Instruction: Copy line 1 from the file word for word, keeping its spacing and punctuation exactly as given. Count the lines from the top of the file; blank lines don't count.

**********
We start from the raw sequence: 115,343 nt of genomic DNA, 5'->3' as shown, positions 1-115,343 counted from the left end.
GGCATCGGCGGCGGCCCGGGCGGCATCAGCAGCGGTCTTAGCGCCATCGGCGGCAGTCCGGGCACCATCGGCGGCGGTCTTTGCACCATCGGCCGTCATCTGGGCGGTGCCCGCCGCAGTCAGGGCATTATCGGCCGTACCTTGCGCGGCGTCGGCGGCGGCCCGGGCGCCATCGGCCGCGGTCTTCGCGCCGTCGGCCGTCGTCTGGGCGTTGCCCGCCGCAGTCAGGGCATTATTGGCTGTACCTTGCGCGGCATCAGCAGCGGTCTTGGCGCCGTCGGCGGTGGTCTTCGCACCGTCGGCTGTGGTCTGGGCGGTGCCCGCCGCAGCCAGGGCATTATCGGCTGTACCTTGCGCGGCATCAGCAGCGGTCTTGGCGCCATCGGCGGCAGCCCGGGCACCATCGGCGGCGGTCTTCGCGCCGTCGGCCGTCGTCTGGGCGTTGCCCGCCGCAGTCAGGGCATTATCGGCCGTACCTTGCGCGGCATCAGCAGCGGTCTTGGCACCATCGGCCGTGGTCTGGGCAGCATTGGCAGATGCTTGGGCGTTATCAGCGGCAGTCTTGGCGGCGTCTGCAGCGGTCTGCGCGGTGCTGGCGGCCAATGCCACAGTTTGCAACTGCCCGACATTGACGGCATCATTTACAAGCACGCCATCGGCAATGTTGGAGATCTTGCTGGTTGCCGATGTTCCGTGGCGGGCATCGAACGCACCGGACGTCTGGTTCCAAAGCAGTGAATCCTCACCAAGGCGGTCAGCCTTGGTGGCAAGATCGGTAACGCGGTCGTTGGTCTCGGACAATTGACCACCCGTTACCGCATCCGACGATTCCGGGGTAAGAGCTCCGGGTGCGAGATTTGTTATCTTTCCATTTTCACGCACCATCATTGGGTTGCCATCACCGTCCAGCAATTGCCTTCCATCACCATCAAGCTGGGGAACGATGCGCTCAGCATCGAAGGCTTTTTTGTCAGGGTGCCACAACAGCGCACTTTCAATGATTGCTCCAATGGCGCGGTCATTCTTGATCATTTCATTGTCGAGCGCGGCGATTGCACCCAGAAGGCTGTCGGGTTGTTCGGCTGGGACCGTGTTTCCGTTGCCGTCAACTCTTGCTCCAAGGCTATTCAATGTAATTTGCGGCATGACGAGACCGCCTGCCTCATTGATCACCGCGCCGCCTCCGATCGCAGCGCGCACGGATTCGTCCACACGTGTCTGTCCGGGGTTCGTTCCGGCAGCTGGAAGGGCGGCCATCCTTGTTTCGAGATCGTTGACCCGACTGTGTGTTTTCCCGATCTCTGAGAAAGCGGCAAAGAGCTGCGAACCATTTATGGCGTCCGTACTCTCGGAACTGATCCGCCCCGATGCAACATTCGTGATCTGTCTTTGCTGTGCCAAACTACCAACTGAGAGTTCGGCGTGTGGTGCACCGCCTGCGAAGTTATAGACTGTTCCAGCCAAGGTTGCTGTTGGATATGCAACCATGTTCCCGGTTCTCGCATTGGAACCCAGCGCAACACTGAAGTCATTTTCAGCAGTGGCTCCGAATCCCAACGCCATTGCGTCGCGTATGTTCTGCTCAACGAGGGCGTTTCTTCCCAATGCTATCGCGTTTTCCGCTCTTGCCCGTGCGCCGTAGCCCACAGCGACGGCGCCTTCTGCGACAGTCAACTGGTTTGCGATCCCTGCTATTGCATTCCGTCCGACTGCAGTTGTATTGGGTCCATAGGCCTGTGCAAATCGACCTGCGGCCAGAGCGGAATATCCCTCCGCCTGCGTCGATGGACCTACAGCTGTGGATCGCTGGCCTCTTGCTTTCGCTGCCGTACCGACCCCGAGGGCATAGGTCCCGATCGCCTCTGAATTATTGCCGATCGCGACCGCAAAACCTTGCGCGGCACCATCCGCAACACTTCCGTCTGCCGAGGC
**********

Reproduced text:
We start from the raw sequence: 115,343 nt of genomic DNA, 5'->3' as shown, positions 1-115,343 counted from the left end.